by Brandon Tietz
Chuck Palahniuk is the author of 16 novels, two non-fiction books, and a slew of short stories. He penned the cult hit “Fight Club” which was later adapted to film, starred Brad Pitt and Edward Norton and was directed by David Fincher.
He’s also a huge hero and influence of mine. Now that isn’t to say that I absolutely love everything that he does, but when I engage in his work I do so with the expectation that I will. It’s been that way for the last 13 years, all the way back to when I picked up my first Palahniuk novel, and he inspired me to attack the blank page myself. I’m an author because Chuck gave me the writing bug and I’m still an author because I found the job that doesn’t feel like work.
This person, whom I’d never met until recently, essentially changed the course of my life in the best way possible. So how did I react when I found out that Chuck was gay? Honestly, it didn’t really affect me. As Chuck would probably say, “I’m not a gay author; I’m an author who happens to be gay.”
That’s another way of saying that his sexuality doesn’t define his work. A good book is a good book, regardless of someone’s sexual orientation. The same goes for movies, music, art, etc. Some people disagree with that. Considering the hyper-masculine themes of “Fight Club,” a good portion of people felt as if they’d been lied to or deceived somehow when Chuck made his reveal.
That intrigues me … the idea that you could like something and then suddenly feel differently about it based on the sexual orientation of the person who made it. I suppose when you hold something or someone in high regard, a detail like that can throw it out of whack. However, that is the failing of assumption and close-mindedness hard at work.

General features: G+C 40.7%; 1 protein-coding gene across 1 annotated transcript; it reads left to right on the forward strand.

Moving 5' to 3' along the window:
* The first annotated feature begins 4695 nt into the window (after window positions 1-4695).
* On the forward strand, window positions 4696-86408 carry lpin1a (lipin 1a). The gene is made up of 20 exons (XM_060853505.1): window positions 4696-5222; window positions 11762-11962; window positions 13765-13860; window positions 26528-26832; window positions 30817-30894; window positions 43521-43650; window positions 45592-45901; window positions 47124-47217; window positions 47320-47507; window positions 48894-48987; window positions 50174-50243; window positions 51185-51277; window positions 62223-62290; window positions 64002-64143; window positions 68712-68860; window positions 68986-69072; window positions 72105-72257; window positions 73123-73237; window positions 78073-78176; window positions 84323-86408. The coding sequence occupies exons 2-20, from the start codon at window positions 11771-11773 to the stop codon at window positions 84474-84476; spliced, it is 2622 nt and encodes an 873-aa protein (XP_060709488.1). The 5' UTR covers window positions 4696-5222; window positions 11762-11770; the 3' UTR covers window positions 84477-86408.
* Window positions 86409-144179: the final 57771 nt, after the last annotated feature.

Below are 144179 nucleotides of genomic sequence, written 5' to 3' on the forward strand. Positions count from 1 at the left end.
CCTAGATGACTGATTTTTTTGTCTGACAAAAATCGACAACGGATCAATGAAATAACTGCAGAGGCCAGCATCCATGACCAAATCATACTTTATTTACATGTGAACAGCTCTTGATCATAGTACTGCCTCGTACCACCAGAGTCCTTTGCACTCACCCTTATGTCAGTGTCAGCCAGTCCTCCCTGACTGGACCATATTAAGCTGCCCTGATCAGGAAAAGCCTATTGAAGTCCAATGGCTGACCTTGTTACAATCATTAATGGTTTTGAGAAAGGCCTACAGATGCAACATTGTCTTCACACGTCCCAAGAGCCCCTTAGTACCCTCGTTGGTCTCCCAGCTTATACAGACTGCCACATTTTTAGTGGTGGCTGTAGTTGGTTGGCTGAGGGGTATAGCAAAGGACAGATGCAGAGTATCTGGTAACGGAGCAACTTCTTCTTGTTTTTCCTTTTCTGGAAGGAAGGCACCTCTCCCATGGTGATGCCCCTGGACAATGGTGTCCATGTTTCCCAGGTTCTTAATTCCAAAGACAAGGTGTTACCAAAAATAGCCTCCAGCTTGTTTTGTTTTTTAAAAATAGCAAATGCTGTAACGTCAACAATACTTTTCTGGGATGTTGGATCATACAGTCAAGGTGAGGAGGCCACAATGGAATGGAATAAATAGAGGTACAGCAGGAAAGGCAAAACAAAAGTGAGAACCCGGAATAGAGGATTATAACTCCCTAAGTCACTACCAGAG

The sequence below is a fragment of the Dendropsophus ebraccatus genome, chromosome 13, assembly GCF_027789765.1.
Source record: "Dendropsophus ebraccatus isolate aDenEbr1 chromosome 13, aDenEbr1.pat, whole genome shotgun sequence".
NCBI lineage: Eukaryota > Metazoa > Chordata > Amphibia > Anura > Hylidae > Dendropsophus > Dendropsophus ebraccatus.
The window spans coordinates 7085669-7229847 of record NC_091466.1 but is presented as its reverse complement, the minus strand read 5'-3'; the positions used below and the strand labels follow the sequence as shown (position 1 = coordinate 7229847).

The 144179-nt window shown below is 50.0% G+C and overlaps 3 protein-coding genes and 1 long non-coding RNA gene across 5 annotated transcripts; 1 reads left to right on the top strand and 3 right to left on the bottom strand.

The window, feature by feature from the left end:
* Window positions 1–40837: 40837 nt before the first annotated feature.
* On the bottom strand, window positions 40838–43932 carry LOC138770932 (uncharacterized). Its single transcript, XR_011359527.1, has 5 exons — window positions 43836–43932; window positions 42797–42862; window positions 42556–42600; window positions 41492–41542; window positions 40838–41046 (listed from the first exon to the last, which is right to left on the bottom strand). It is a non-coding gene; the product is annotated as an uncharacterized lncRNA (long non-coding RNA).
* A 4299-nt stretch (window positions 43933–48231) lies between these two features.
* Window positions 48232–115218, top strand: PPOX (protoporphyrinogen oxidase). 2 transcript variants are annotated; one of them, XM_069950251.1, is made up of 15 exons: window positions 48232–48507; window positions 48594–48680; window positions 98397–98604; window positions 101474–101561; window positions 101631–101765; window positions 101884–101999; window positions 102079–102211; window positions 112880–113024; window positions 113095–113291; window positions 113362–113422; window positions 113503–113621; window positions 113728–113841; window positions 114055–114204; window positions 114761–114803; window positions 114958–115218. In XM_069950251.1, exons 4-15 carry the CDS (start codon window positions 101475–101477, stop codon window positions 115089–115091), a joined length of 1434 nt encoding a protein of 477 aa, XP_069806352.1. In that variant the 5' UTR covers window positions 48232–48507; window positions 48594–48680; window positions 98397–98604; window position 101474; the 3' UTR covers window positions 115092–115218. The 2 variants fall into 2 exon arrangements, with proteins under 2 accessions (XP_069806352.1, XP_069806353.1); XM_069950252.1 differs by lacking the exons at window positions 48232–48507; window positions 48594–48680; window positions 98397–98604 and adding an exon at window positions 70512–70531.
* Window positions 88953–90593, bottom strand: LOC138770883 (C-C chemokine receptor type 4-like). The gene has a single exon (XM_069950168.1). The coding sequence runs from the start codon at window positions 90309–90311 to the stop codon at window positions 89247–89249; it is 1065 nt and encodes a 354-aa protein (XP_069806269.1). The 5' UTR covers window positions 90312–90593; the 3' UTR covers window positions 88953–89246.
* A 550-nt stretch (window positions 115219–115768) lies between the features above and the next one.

A hero, an influence, leads by action – not the details of his personal life. There’s that old saying: “Never meet your heroes.” Because it’s never going to go as well as you can imagine it, and I had that fear when I was finally scheduled to meet Chuck. It was on Oct. 21 in San Francisco at a club called the DNA Lounge.
I didn’t just get to meet my hero; I read live and performed with him in front of more than 700 people. And the thing I remember the most isn’t the show or the crowd or the adrenaline rush, it was hanging with Chuck in the green room and shooting the shit about literature. Talking shop and sipping drinks. He’s an inspiration and a giant in the industry, yes, but he’s also one of the nicest dudes you could ever meet. So what does being gay matter when you’re kind, and you’re talented and you inspire everyday people to attempt something bigger than themselves? How does sexual orientation change a really good book or song or painting? It doesn’t. Chuck Palahniuk taught me that.
Brandon Tietz is a Kansas City writer and the author of “Out Of Touch” and “Good Sex, Great Prayers,” both of which are to be released through Perfect Edge Books. His short stories have appeared in “Warmed And Bound” (Velvet Press), “Amsterdamned If You Do” (CCLaP), “Spark” (Vol. II), and the Chuck Palahniuk anthology “Burnt Tongues” (Medallion Press).